[ivm-v2]/ # drd clone -x overwrite=true -v -t /dev/dsk/c2t1d0

=======  04/21/10 08:38:22 EDT  BEGIN Clone System Image (user=root)  (jobid=rx260-02)

       * Reading Current System Information
       * Selecting System Image To Clone
       * Selecting Target Disk
       * The disk "/dev/dsk/c2t1d0" contains data which will be overwritten.
       * Selecting Volume Manager For New System Image
       * Analyzing For System Image Cloning
       * Creating New File Systems
ERROR:   Clone file system creation fails.
         - Creating the target file systems fails.
         - Command "/opt/drd/lbin/drdconfigure" fails with the return code 255. The entire output from the command is given below:
         - Start of output from /opt/drd/lbin/drdconfigure:
         -        * Creating LVM physical volume "/dev/rdsk/c2t1d0s2" (0/1/1/0.1.0).
                  * Creating volume group "drd00".
           ERROR:   Command "/sbin/vgcreate -A n -e 4356 -l 255 -p 16 -s 32 /dev/drd00
                    /dev/dsk/c2t1d0s2" failed.

         - End of output from /opt/drd/lbin/drdconfigure
       * Creating New File Systems failed with 1 error.
       * Unmounting New System Image Clone
       * System image: "sysimage_001" on disk "/dev/dsk/c2t1d0"

=======  04/21/10 08:38:46 EDT  END Clone System Image failed with 1 error. (user=root)  (jobid=rx260-02)

[ivm-v2]/ #

I thought that every possible error was fixed but there it was DRD saying that it failed with a bogus return code 255, oh yes very insightful because it’s not a 254 or a 256 it is a 255 code and everybody know what it means… Shit! I don’t know what it means. Yes it was true, I didn’t know what “return code 255″ stood for. After doing a small search on ITRC there was only one entry about a similar case, only one. I manage to create a beautiful error, don’t you think?

The question is that there was a mismatch between the minor numbers the kernel believed were in use and those really visible in the device files. DRD will always try to use the next free based on the device files and since in my case there was only one in use but the kernel thought there were two in use, one from vg00 and another one from the failed clone, it failed.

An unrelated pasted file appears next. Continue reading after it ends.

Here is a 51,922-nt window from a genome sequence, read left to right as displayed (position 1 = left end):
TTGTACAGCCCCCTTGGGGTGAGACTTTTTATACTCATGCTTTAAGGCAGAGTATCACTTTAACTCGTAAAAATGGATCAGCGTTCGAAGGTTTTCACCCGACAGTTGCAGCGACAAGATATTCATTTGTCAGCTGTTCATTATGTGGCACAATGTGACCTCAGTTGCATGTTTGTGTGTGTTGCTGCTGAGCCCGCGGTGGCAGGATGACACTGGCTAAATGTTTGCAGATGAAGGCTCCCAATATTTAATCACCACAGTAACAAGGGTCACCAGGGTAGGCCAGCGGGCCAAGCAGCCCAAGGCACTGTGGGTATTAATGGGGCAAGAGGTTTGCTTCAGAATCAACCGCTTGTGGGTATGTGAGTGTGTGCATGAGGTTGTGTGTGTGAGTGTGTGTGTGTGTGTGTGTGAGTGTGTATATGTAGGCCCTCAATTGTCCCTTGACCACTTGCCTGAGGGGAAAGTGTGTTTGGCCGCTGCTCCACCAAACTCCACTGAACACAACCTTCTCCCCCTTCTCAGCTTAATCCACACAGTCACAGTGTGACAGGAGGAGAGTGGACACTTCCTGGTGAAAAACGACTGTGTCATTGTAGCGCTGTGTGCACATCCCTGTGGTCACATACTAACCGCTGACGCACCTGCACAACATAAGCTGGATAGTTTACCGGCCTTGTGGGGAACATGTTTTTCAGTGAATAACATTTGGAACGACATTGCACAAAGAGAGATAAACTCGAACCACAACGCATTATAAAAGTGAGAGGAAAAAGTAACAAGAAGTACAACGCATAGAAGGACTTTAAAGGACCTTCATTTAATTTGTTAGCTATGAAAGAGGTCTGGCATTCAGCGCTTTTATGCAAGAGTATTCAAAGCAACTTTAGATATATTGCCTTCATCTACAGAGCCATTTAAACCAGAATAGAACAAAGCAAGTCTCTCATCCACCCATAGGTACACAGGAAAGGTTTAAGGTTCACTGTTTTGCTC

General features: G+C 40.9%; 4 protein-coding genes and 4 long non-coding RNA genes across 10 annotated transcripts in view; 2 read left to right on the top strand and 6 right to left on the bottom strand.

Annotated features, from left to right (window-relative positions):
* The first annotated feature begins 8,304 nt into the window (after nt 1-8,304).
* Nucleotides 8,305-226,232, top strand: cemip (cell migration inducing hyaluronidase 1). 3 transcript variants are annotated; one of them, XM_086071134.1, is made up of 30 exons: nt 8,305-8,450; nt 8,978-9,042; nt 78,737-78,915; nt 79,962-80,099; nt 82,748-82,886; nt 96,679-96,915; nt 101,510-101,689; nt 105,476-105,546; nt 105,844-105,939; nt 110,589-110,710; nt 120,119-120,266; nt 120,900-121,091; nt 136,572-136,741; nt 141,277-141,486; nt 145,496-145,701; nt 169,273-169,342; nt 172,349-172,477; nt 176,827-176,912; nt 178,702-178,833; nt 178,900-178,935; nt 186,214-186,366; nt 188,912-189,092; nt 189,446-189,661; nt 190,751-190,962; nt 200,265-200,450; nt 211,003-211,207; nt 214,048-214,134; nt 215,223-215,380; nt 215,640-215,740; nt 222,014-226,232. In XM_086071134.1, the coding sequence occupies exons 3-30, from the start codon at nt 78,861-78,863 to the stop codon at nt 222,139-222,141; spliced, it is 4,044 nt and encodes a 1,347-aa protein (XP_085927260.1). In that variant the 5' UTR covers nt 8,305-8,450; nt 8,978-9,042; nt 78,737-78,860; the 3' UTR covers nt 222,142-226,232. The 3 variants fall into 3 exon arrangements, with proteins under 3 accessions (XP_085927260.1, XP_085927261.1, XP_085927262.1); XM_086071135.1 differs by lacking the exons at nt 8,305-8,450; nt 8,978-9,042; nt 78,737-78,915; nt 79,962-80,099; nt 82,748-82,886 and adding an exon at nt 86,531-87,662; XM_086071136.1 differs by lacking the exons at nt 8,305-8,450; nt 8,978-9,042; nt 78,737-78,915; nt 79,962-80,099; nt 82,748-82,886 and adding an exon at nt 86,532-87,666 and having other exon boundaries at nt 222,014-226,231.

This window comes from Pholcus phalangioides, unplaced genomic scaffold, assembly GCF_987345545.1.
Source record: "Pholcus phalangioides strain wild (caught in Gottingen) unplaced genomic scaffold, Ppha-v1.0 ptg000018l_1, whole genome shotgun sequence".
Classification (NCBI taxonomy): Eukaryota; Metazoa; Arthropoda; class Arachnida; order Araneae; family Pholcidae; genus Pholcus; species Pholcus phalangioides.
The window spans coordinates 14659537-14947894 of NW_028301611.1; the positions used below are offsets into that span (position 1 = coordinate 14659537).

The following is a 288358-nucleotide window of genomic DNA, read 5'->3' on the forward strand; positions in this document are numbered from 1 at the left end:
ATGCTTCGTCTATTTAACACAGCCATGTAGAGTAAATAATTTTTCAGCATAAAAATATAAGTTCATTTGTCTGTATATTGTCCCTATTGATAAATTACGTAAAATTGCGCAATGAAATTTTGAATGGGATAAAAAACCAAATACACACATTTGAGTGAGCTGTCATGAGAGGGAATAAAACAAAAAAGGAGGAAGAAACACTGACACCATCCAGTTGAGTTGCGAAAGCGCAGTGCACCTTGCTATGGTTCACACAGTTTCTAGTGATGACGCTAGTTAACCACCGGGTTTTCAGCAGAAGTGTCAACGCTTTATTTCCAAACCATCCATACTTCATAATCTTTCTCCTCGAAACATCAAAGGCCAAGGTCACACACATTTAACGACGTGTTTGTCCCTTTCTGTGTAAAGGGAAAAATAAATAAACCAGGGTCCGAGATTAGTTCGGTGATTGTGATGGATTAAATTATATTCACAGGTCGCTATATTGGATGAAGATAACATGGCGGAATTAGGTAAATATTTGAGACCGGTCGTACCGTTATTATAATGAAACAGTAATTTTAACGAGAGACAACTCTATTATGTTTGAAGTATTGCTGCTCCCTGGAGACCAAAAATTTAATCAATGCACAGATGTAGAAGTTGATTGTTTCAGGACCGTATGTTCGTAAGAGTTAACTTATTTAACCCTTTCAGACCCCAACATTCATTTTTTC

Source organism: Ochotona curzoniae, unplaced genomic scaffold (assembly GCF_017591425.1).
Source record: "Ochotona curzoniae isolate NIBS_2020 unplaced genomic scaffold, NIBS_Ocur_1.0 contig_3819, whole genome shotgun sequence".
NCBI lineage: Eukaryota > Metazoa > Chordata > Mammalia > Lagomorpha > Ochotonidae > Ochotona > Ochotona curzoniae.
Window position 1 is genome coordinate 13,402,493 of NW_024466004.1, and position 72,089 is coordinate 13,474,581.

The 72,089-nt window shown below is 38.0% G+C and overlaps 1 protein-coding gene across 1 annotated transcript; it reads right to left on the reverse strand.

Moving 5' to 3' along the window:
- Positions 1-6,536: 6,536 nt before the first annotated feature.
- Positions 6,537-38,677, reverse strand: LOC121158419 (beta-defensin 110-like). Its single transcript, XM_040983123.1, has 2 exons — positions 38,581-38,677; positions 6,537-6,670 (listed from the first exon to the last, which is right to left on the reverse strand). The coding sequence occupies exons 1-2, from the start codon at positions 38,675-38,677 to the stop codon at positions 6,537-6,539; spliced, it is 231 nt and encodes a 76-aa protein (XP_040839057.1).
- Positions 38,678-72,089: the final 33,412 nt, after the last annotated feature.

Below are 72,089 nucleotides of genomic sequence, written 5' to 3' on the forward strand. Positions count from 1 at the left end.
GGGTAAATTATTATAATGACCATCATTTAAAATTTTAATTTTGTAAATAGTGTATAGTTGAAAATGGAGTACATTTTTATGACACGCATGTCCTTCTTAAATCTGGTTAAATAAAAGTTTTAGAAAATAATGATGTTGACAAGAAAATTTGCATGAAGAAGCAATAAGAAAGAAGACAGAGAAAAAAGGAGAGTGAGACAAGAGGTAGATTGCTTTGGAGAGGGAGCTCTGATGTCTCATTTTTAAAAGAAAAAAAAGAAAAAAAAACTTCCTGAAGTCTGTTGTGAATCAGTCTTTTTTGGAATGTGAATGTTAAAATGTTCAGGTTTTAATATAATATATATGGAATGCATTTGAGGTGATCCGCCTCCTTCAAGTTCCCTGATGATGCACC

The solution is to cheat the kernel creating a fake group device using the minor number the kernel thinks is in use.

[ivm-v2]/dev # mkdir fake
[ivm-v2]/dev # cd fake
[ivm-v2]/dev/fake # mknod group c 64 0x010000
[ivm-v2]/dev/fake #

After that I launched DRD and everything went smoothly.

Fortunately everything happened in a test virtual machine and at any step of my frustrating trip through self-generated DRD error I could reset the VM and start over again with a clean system but since the purpose of Dynamic Root Disk is to minimize the downtime of production systems the reboot was not an option, at least no the first in the list.

The credit for the solution goes to Judit Wathen from the Dynamic Root Disk Team at HP, continue with your great work :-D

Juanma.

[ivm-v2]/ # idisk -p /dev/rdsl k/c2t1d0

idisk version: 1.31

EFI Primary Header:

Signature                 = EFI PART

Revision                  = 0×10000

HeaderSize                = 0x5c

HeaderCRC32               = 0xe19d8a07

MyLbaLo                   = 0×1

AlternateLbaLo            = 0x1117732f

FirstUsableLbaLo          = 0×22

LastUsableLbaLo           = 0x1117730c

Disk GUID                 = d79b52fa-4d43-11df-8001-d6217b60e588

PartitionEntryLbaLo       = 0×2

NumberOfPartitionEntries  = 0xc

SizeOfPartitionEntry      = 0×80

PartitionEntryArrayCRC32  = 0xca7e53ce

Primary Partition Table (in 512 byte blocks):

Partition 1 (EFI):

Partition Type GUID       = c12a7328-f81f-11d2-ba4b-00a0c93ec93b

Unique Partition GUID     = d79b550c-4d43-11df-8002-d6217b60e588

Starting Lba              = 0×22

Ending Lba                = 0xfa021

Partition 2 (HP-UX):

Partition Type GUID       = 75894c1e-3aeb-11d3-b7c1-7b03a0000000

Unique Partition GUID     = d79b5534-4d43-11df-8003-d6217b60e588

Starting Lba              = 0xfa022

Ending Lba                = 0x110af021

Partition 3 (HPSP):

Partition Type GUID       = e2a1e728-32e3-11d6-a682-7b03a0000000

Unique Partition GUID     = d79b5552-4d43-11df-8004-d6217b60e588

Starting Lba              = 0x110af022

Ending Lba                = 0×11177021

[ivm-v2]/ #

[ivm-v2]/ # idisk -R /dev/rdsk/c2t1d0

idisk version: 1.31

********************** WARNING ***********************

If you continue you will destroy all partition data on this disk.

Do you wish to continue(yes/no)? yes

Last month HP released the last update of HP-UX 11iv3, the Update 6 or the March 2010 Update or 11.36… I decided some time ago to do not try to understand why we have a so stupid naming scheme for HP-UX.

Anyway, putting aside the philosophical rambling, HP-UX 11iv3 update 6 is here and it came full of new features. The following ones stand out, at least for me.

  • Improved system boot time thanks to RCEnhancement, Oliver wrote about it several weeks ago, until this release it was available in the Software Depot and now is included in the install media.
  • New DRD version capable of synchronize the clone with the running system.
  • LVM updated to version 2.2. With this version we have logical volume snapshots, can’t wait to try this :-D, logical volume migration within the same VG through the new lvmove command and boot support for LVM 2.2 volume groups, this is very cool because until this release the vg00 was stuck in LVM 1.0. Ignite-UX have also been updated to take advantage of this feature and we’ll be asked to choose between LVM 1.0 and LVM 2.2 bootable volume groups.